We have seen it in the secretive "no-fly list," a system in which people deemed suspicious and barred from commercial flights are not told they are on the list, or why, and thus must guess at what evidence to refute when they appeal to be removed. We have seen it in the amassing of more than 1 million people's names in the "terrorist screening database," many included simply because they know someone who is already listed. We have seen it in the months-long detentions of suspected illegal migrants without the opportunity for a bail hearing. We have seen it in the
And we have seen it in President
In all of these examples, the federal government has emphasized expediency and its own preferences above individual rights, particularly the right to due process and to seek redress from the courts as established under the 5th Amendment, and, in cases such as unaccompanied minors detained at the border, through statute. Critics frustrated with unilateral actions by the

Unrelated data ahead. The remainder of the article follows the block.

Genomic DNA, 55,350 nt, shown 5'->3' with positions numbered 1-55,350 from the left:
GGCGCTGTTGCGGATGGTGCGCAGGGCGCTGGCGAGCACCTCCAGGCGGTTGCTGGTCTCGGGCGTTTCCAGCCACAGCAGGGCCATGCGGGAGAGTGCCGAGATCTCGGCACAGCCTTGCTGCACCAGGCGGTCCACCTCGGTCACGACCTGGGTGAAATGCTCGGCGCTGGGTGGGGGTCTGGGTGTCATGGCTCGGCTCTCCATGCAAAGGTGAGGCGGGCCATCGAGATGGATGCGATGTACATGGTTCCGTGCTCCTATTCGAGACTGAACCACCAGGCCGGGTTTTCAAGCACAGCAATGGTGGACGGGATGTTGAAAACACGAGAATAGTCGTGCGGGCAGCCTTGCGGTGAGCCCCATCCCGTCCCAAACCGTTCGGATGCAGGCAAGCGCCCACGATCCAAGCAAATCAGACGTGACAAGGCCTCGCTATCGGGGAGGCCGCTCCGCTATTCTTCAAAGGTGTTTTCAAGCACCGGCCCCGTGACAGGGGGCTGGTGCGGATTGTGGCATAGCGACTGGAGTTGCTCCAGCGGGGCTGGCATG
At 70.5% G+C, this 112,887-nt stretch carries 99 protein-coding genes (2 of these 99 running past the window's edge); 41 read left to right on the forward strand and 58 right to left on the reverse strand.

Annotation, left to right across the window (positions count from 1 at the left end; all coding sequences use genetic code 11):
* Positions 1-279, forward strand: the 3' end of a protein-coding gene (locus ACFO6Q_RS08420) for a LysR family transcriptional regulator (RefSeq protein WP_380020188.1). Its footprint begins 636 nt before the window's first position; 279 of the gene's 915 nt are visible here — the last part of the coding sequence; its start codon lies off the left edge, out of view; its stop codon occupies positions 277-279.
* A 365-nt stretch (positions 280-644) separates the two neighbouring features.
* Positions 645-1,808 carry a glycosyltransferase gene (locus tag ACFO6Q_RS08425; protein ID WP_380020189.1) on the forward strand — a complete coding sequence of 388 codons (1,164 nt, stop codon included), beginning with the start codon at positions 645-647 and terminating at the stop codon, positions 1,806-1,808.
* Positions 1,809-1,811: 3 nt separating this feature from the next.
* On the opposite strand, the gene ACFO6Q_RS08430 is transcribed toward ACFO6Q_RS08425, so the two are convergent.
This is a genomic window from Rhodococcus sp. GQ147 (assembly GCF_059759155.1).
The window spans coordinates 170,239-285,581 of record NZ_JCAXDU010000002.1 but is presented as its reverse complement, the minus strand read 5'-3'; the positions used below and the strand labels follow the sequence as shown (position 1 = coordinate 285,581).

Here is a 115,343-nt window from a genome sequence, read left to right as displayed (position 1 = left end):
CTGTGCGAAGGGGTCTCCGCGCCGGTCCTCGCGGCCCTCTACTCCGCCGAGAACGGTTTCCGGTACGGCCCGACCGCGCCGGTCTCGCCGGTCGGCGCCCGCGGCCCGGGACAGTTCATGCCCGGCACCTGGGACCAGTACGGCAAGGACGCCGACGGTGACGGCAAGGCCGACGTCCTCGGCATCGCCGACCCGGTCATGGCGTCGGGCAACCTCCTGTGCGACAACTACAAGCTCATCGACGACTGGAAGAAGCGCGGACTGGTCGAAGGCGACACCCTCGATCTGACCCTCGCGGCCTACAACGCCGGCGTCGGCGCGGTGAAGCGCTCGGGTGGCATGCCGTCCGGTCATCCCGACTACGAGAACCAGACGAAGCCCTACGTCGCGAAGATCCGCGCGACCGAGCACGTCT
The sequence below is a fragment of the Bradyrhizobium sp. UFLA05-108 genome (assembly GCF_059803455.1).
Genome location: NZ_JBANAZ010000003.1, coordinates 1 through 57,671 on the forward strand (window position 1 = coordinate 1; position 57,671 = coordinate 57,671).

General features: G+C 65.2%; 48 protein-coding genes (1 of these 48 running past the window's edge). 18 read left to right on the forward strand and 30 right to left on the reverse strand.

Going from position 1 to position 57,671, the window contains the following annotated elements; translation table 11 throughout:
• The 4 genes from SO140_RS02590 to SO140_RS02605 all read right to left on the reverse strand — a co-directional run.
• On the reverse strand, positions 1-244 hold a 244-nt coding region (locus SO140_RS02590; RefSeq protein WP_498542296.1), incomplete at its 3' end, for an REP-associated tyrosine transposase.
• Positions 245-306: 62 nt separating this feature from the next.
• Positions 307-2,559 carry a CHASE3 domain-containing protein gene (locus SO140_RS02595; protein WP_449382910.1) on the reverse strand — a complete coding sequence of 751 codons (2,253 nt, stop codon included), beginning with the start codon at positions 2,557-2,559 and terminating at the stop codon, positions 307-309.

In some ways, Obama is echoing history. The federal government has often found due process and other constitutional protections to be cumbersome during times of real or perceived threat, from the Alien and Sedition Acts of 1798 to Abraham Lincoln's Civil War suspension of habeas corpus to the summary deportations of foreign-born suspected radicals during the 1920s "Red scare." The internment without criminal charges of Japanese Americans during World War II remains an ugly stain. The Cold War brought the prosecution of communists over their political philosophies, and during the
The government has a right and a duty to be selective about who is allowed to join American society as a legal resident and as a naturalized citizen. Immigration laws should be enforced even if they are archaic and dysfunctional. The president has a responsibility to safeguard the nation against acts of terror from abroad and from within. But the government is not free to take shortcuts in the conduct of its business, especially when its actions compromise core values of the nation. It is absurd to violate constitutional principles in the name of enforcing laws.
The Obama administration should ponder its oversteps and missteps on that front, and recommit to actions that are consistent under the law and with our fundamental legal principles.